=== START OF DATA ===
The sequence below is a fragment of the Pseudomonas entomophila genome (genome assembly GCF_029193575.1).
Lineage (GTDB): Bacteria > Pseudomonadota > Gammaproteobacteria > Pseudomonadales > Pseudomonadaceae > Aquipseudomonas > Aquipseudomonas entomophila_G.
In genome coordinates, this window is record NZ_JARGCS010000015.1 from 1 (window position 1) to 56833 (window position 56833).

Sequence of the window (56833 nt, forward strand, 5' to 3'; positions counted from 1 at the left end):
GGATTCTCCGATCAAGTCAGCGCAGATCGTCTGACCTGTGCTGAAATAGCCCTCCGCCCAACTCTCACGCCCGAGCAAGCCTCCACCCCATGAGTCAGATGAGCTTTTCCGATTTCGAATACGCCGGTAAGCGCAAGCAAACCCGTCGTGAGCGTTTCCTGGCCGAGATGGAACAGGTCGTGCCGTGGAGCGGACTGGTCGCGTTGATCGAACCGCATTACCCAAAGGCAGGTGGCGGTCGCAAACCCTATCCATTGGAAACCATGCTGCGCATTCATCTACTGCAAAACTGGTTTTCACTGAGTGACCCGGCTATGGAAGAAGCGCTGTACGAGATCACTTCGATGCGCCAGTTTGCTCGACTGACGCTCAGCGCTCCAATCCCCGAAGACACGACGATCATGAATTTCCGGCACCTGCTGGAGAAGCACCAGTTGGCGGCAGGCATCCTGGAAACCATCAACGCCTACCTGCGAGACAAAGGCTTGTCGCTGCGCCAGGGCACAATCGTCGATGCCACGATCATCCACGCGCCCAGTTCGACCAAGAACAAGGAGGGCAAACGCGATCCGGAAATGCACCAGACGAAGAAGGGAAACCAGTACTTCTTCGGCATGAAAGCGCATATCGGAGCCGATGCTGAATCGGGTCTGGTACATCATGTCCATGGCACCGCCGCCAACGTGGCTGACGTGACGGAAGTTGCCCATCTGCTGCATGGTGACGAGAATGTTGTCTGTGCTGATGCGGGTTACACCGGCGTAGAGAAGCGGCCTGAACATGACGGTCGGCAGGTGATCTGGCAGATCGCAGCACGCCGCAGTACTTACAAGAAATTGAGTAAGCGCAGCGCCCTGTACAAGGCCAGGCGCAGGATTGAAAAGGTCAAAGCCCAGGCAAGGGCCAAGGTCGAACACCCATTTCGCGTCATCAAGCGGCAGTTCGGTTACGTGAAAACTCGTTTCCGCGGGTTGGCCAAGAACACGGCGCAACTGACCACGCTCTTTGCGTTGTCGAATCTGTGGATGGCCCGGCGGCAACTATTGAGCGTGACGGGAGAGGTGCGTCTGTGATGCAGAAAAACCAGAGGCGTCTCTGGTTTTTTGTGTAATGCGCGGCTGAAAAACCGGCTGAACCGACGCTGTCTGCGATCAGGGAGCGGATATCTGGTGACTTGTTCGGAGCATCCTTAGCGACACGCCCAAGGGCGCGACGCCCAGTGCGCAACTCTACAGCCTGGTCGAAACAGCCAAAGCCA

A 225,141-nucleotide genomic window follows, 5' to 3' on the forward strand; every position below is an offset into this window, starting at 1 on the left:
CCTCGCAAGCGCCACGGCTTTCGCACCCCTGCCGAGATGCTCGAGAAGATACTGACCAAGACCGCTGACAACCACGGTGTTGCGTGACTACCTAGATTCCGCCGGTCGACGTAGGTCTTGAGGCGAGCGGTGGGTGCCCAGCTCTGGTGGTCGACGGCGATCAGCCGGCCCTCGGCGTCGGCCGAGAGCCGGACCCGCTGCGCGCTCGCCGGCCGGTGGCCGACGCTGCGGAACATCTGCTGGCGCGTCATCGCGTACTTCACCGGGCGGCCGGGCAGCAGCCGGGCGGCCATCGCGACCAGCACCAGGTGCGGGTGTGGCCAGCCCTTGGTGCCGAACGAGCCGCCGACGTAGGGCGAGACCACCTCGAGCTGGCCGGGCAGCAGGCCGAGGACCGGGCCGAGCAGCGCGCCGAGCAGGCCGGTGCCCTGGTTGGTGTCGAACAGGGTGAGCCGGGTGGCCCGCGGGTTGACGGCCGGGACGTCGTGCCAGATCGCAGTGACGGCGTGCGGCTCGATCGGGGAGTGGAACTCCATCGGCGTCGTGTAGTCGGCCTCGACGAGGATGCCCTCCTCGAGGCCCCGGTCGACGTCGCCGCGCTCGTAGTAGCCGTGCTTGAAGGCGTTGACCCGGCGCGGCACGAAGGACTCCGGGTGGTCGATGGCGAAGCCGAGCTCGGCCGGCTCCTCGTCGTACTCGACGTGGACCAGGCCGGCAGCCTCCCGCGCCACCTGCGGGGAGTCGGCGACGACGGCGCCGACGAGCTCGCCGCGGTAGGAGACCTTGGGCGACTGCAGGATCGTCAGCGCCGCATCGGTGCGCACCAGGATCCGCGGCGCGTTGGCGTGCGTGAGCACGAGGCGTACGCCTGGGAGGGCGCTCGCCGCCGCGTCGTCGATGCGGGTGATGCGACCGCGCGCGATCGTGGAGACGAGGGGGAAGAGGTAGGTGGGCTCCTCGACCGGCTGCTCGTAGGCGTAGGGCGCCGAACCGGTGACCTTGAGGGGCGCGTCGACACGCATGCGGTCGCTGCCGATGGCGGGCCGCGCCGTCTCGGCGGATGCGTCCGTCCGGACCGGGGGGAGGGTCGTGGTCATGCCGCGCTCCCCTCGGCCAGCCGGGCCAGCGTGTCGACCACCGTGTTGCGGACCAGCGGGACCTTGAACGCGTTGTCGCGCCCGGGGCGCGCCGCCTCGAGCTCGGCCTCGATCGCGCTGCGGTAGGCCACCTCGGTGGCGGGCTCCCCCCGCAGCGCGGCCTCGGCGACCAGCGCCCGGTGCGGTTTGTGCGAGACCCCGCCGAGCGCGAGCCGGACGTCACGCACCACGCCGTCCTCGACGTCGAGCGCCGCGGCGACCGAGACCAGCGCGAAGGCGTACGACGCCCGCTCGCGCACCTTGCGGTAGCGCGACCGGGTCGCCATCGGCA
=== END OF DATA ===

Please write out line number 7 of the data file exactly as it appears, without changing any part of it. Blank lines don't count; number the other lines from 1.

CCTCGCAAGCGCCACGGCTTTCGCACCCCTGCCGAGATGCTCGAGAAGATACTGACCAAGACCGCTGACAACCACGGTGTTGCGTGACTACCTAGATTCCGCCGGTCGACGTAGGTCTTGAGGCGAGCGGTGGGTGCCCAGCTCTGGTGGTCGACGGCGATCAGCCGGCCCTCGGCGTCGGCCGAGAGCCGGACCCGCTGCGCGCTCGCCGGCCGGTGGCCGACGCTGCGGAACATCTGCTGGCGCGTCATCGCGTACTTCACCGGGCGGCCGGGCAGCAGCCGGGCGGCCATCGCGACCAGCACCAGGTGCGGGTGTGGCCAGCCCTTGGTGCCGAACGAGCCGCCGACGTAGGGCGAGACCACCTCGAGCTGGCCGGGCAGCAGGCCGAGGACCGGGCCGAGCAGCGCGCCGAGCAGGCCGGTGCCCTGGTTGGTGTCGAACAGGGTGAGCCGGGTGGCCCGCGGGTTGACGGCCGGGACGTCGTGCCAGATCGCAGTGACGGCGTGCGGCTCGATCGGGGAGTGGAACTCCATCGGCGTCGTGTAGTCGGCCTCGACGAGGATGCCCTCCTCGAGGCCCCGGTCGACGTCGCCGCGCTCGTAGTAGCCGTGCTTGAAGGCGTTGACCCGGCGCGGCACGAAGGACTCCGGGTGGTCGATGGCGAAGCCGAGCTCGGCCGGCTCCTCGTCGTACTCGACGTGGACCAGGCCGGCAGCCTCCCGCGCCACCTGCGGGGAGTCGGCGACGACGGCGCCGACGAGCTCGCCGCGGTAGGAGACCTTGGGCGACTGCAGGATCGTCAGCGCCGCATCGGTGCGCACCAGGATCCGCGGCGCGTTGGCGTGCGTGAGCACGAGGCGTACGCCTGGGAGGGCGCTCGCCGCCGCGTCGTCGATGCGGGTGATGCGACCGCGCGCGATCGTGGAGACGAGGGGGAAGAGGTAGGTGGGCTCCTCGACCGGCTGCTCGTAGGCGTAGGGCGCCGAACCGGTGACCTTGAGGGGCGCGTCGACACGCATGCGGTCGCTGCCGATGGCGGGCCGCGCCGTCTCGGCGGATGCGTCCGTCCGGACCGGGGGGAGGGTCGTGGTCATGCCGCGCTCCCCTCGGCCAGCCGGGCCAGCGTGTCGACCACCGTGTTGCGGACCAGCGGGACCTTGAACGCGTTGTCGCGCCCGGGGCGCGCCGCCTCGAGCTCGGCCTCGATCGCGCTGCGGTAGGCCACCTCGGTGGCGGGCTCCCCCCGCAGCGCGGCCTCGGCGACCAGCGCCCGGTGCGGTTTGTGCGAGACCCCGCCGAGCGCGAGCCGGACGTCACGCACCACGCCGTCCTCGACGTCGAGCGCCGCGGCGACCGAGACCAGCGCGAAGGCGTACGACGCCCGCTCGCGCACCTTGCGGTAGCGCGACCGGGTCGCCATCGGCA